Genetically encoding phosphotyrosine and its nonhydrolyzable analog in bacteria
Permanent link to this recordhttp://hdl.handle.net/20.500.12613/4883
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Abstract© 2017 Nature America, Inc., part of Springer Nature. All rights reserved. Tyrosine phosphorylation is a common protein post-translational modification that plays a critical role in signal transduction and the regulation of many cellular processes. Using a propeptide strategy to increase cellular uptake of O-phosphotyrosine (pTyr) and its nonhydrolyzable analog 4-phosphomethyl-L-phenylalanine (Pmp), we identified an orthogonal aminoacyl-tRNA synthetase-tRNA pair that allows site-specific incorporation of both pTyr and Pmp into recombinant proteins in response to the amber stop codon in Escherichia coli in good yields. The X-ray structure of the synthetase reveals a reconfigured substrate-binding site, formed by nonconservative mutations and substantial local structural perturbations. We demonstrate the utility of this method by introducing Pmp into a putative phosphorylation site and determining the affinities of the individual variants for the substrate 3BP2. In summary, this work provides a useful recombinant tool to dissect the biological functions of tyrosine phosphorylation at specific sites in the proteome.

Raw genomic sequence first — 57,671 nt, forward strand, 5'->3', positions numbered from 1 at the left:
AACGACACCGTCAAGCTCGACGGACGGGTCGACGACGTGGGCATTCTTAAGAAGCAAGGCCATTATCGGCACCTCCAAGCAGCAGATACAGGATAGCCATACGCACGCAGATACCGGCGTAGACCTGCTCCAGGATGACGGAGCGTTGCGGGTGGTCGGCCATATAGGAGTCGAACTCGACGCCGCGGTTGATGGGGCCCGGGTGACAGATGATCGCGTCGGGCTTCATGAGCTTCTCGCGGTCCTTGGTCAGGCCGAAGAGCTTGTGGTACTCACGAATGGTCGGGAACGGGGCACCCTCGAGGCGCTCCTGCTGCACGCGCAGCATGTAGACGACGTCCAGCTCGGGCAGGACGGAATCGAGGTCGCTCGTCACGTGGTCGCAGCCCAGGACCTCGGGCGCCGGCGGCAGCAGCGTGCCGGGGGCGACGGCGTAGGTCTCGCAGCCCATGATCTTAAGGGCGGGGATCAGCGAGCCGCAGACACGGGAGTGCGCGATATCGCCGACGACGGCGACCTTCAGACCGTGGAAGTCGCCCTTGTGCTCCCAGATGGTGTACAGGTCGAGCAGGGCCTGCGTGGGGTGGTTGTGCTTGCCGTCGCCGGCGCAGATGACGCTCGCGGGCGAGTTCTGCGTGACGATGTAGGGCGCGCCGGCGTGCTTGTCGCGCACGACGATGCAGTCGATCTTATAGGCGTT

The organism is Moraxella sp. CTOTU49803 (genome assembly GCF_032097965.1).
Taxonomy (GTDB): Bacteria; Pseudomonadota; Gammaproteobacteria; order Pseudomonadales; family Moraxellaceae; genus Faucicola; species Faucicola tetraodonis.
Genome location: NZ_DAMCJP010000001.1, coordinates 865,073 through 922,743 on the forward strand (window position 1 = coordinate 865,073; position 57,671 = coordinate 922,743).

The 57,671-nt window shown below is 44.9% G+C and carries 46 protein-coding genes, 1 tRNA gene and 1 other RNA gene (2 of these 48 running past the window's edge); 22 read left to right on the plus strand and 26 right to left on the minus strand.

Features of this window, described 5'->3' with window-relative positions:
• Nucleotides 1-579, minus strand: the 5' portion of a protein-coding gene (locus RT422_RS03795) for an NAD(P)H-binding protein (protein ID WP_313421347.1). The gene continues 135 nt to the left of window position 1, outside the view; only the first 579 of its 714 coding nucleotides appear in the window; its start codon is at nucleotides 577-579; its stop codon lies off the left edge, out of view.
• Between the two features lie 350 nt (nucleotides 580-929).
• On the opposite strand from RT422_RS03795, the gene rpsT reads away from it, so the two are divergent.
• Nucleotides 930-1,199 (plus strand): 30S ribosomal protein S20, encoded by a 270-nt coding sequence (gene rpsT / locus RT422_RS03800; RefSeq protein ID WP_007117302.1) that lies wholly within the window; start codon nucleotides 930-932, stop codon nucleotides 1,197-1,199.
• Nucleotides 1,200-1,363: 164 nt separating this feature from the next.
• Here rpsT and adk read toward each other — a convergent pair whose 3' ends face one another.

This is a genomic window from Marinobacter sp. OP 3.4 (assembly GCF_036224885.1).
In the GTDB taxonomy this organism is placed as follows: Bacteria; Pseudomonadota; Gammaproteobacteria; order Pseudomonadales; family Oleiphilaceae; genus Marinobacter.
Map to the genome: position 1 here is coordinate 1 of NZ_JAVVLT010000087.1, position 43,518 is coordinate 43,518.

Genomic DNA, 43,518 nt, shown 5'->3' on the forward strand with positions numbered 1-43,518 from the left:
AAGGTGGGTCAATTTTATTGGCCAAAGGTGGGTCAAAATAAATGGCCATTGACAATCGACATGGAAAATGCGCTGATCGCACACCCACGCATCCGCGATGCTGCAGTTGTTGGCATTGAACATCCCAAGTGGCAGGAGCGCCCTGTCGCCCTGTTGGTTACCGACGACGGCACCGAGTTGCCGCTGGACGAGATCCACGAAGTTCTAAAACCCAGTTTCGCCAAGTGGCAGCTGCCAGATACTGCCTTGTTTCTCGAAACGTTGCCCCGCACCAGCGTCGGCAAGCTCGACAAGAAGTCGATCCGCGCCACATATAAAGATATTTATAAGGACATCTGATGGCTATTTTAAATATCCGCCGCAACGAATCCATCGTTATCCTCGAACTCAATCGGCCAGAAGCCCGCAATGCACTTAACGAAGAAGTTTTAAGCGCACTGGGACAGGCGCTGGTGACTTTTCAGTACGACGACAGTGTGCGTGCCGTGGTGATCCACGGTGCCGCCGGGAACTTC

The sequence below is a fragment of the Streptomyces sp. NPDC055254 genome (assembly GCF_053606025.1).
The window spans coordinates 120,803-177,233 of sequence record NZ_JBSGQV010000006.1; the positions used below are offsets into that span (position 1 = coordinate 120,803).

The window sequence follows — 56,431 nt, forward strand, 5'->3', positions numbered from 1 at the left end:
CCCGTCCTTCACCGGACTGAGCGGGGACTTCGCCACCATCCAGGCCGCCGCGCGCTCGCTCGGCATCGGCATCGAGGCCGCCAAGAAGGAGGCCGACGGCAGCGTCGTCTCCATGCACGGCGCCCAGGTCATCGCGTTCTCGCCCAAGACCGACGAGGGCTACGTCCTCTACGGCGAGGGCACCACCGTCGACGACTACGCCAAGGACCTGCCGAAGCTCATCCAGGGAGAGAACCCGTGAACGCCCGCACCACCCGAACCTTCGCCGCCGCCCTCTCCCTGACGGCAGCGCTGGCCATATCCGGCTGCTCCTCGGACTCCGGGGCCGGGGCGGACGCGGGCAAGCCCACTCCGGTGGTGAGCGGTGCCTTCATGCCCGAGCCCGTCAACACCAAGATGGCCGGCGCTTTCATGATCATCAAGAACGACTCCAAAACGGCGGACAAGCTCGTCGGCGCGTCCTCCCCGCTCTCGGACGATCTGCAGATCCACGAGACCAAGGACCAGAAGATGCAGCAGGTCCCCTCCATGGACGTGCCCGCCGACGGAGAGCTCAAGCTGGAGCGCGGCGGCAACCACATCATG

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Has partNature Chemical Biology
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